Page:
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Re: [Gcl-devel] [Maxima] Considering 64bit fixnums on 64bit GCL
From: |
Camm Maguire |
Subject: |
Re: [Gcl-devel] [Maxima] Considering 64bit fixnums on 64bit GCL |
Date: |
Fri, 24 May 2013 13:15:47 -0400 |
User-agent: |
Gnus/5.13 (Gnus v5.13) Emacs/23.4 (gnu/linux) |
Greetings, and thanks so much for your note!
Richard Fateman <address@hidden> writes:
> On 5/24/2013 7:51 AM, Camm Maguire wrote:
>> Greetings! I am considering backporting this into the production branch
>> of gcl. I have a local version which passes all maxima tests.
>>
>> As you know, many of these run using optimized modular arithmetic. In
>> particular, one cannot do circular modular multiplication in 64bits in
>> registers.
>>
>> maxima defines *bigprimes* as < (ash most-positive-fixnum -1). My
>> question is, is it not sensible to make this
>>
>> < (ash 1 (ash (integer-length most-positive-fixnum) -1))
>>
>> Take care,
> Huh?
Yes, I meant a list of (largest) primes satisfying the above limits.
They permit a sum to not overflow the fixnum boundaries, but not a
product.
These days on 64bit machines, and even most 32bit machines, two 32bit
numbers can be multiplied in machine registers. Is 2147483648 large
enough for the algorithm?
> 1. *bigprimes* is a LIST, initially of length 20, of the largest prime
> numbers x such that
> x+x is still a fixnum. At least that appears to be the intention in Maxima.
>
> 3. Your number is 32768. It seems that what you want is a number such
> that x*x (NOT x+x)
> is a fixnum.
Yes, currently, but what if this number was 2147483648? Actually, I
think it is best to take the maximum of (ash 1 (ash (integer-length
most-positive-fixnum) -1)) and (ash 1 31).
>
> 4. I don't know what you mean by circular modular multiplication in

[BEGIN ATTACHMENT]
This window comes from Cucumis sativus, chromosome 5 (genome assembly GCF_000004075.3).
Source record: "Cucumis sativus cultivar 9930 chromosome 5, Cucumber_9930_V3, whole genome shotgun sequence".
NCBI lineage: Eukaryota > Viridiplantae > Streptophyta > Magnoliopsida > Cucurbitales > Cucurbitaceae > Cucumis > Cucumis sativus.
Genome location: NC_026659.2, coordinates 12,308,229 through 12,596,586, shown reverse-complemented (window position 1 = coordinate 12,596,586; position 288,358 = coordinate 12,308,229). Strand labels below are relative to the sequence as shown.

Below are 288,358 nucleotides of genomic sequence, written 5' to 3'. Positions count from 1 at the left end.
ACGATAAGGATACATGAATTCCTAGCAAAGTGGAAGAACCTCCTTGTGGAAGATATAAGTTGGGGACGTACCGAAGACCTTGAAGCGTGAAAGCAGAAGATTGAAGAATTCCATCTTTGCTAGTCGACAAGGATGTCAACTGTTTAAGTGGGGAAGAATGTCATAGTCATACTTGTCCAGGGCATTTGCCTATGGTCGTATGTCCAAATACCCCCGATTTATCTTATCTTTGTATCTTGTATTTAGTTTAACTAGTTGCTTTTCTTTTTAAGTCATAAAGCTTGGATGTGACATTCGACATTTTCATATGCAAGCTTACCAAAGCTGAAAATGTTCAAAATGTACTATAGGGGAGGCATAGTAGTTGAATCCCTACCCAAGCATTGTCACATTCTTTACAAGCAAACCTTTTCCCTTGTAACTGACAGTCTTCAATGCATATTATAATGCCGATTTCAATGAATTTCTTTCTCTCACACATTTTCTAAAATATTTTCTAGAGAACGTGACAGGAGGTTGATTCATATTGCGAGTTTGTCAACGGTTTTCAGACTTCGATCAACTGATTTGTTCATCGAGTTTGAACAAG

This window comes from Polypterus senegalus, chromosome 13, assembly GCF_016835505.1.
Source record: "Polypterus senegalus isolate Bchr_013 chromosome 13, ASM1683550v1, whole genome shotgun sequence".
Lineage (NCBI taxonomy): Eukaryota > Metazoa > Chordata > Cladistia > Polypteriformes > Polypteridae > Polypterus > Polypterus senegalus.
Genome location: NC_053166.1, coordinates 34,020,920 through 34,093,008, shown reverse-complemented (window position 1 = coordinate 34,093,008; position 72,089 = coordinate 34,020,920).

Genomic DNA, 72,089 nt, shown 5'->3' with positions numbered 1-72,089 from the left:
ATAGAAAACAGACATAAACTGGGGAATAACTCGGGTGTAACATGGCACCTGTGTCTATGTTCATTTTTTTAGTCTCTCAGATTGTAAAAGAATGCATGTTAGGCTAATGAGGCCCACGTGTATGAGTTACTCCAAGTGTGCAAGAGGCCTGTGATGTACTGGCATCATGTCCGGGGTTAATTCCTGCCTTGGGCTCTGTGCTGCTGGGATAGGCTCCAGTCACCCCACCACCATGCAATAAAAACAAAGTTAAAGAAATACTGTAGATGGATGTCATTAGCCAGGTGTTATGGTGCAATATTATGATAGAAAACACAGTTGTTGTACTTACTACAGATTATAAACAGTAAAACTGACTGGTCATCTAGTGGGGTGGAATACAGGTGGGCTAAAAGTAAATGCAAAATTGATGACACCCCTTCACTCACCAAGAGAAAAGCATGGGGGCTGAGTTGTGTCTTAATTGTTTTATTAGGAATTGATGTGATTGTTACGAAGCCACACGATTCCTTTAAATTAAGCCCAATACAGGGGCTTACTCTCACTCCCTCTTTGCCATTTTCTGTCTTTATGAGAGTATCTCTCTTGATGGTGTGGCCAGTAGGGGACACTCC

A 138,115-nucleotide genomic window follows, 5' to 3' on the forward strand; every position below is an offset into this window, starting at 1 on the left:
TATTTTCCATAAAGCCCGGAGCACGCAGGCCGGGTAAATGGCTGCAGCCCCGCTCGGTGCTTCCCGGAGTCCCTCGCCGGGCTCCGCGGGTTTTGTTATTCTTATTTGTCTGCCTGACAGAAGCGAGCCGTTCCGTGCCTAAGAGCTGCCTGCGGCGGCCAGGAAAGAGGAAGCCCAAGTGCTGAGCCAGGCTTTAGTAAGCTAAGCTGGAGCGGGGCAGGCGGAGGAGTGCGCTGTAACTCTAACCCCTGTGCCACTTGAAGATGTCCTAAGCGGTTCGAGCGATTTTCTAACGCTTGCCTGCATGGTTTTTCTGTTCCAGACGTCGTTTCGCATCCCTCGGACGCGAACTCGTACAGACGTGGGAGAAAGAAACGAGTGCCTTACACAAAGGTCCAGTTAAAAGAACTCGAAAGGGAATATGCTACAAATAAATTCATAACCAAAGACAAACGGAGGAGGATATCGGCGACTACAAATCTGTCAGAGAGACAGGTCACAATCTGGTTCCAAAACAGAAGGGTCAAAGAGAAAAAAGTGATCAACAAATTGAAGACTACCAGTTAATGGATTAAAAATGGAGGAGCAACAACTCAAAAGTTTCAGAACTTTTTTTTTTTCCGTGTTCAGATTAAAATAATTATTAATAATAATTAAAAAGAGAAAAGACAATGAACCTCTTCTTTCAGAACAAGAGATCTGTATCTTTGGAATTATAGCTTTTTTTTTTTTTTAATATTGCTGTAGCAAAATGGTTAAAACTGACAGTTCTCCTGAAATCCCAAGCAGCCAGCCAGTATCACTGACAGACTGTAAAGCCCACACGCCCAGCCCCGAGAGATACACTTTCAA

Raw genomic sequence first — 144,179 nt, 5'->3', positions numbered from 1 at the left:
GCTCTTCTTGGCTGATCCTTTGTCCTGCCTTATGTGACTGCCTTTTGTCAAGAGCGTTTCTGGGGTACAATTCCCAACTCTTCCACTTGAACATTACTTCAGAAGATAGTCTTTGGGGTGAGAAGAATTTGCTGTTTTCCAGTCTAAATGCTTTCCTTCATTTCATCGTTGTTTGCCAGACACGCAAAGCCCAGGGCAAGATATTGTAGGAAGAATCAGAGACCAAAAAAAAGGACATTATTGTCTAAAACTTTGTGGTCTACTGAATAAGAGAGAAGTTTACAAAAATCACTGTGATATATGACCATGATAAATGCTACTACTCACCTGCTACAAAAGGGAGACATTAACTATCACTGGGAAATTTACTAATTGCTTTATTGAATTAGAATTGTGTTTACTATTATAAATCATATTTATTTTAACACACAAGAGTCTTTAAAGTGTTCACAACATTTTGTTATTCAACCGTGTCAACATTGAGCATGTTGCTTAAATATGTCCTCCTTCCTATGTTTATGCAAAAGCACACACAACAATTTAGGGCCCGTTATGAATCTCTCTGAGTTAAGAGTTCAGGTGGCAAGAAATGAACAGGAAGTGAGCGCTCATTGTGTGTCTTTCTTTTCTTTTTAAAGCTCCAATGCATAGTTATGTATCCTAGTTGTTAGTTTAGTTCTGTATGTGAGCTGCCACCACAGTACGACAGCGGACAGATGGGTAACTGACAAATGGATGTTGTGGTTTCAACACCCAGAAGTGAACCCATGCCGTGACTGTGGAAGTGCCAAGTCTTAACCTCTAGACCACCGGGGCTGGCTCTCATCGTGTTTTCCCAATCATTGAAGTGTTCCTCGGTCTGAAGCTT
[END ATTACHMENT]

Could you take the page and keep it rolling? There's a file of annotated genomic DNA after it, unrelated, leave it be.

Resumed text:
> 64bits in registers. Is this
> some common lisp feature I don't know about? Or are you using
> something for bignum arithmetic?
> (In which case I suggest you consider using GMP, already used by some
> other lisps. Advantage of GMP
> is you don't have to debug it, and it is likely to be fast on large
> numbers in case you have
> an audience including number theorists).
>
GMP is used already when fixnums overflow. This is still heavy compared
to a register multiply with no function call.
> ...
> Why x+x rather than x^2 ?
> If you are doing modular arithmetic as part of (say) modular polynomial GCD
> you will be doing r := a*b mod p. It would be fast if a,b, r, p and
> a*b are all fixnum.
Yes, exactly.
>
> But you will have to do more of them to build up a result using the
> Chinese Remainder Algorithm, if p is small.
>
> It might be more efficient ultimately if a*b is not necessarily a
> fixnum, but a,b,p and r are fixnums.
> No storage of bignums. Fewer modular images needed. Indeed, Half.
>
Thank you so much, here is the tradeoff. My point is that if the
somewhat common bound in current use is (ash 1 30), and this is deemed
acceptable performance wise given the remainder algorithm, can't we cap
the numbers in *bigprimes* at this level even when most-positive-fixnum
gets larger, so that maybe we can do the product in fixnums as well? Do
you expect big gains from the reduction in iterations needed in the
algorithm as the prime goes from 30 bits to 62?
> That is, I think, the rationale. If any timing trials were done, they
> were probably done in ancient
> times on PDP-6 or PDP-10 computers in Maclisp.
>
This was my guess too. While I haven't studied the algorithm, from your
comments I'm gathering that the number of iterations needed is of the
order of the length of *bigprimes*, which has currently been lowered to
~20. Cutting it in half again by using larger primes doesn't seem worth
it in comparison to getting the product done in fixnums.
Actually, I have a local GCL with 64bit fixnums to test with. I'll try
to report a few timing results. If you can suggest a good simple
benchmark, that would be great.
Take care,
--
Camm Maguire address@hidden
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